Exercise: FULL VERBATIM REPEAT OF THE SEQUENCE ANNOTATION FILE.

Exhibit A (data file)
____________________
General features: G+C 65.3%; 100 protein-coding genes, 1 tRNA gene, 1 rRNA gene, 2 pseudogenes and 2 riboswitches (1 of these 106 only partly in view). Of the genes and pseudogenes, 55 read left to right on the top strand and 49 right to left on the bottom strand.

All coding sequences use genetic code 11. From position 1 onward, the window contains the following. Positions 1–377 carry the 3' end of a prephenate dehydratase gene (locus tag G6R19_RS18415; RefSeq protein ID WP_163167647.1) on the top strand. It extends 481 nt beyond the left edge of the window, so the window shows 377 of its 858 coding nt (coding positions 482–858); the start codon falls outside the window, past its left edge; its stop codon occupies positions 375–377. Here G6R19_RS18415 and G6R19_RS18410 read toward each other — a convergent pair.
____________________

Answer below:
General features: G+C 65.3%; 100 protein-coding genes, 1 tRNA gene, 1 rRNA gene, 2 pseudogenes and 2 riboswitches (1 of these 106 only partly in view). Of the genes and pseudogenes, 55 read left to right on the top strand and 49 right to left on the bottom strand.

All coding sequences use genetic code 11. From position 1 onward, the window contains the following. Positions 1–377 carry the 3' end of a prephenate dehydratase gene (locus tag G6R19_RS18415; RefSeq protein ID WP_163167647.1) on the top strand. It extends 481 nt beyond the left edge of the window, so the window shows 377 of its 858 coding nt (coding positions 482–858); the start codon falls outside the window, past its left edge; its stop codon occupies positions 375–377. Here G6R19_RS18415 and G6R19_RS18410 read toward each other — a convergent pair.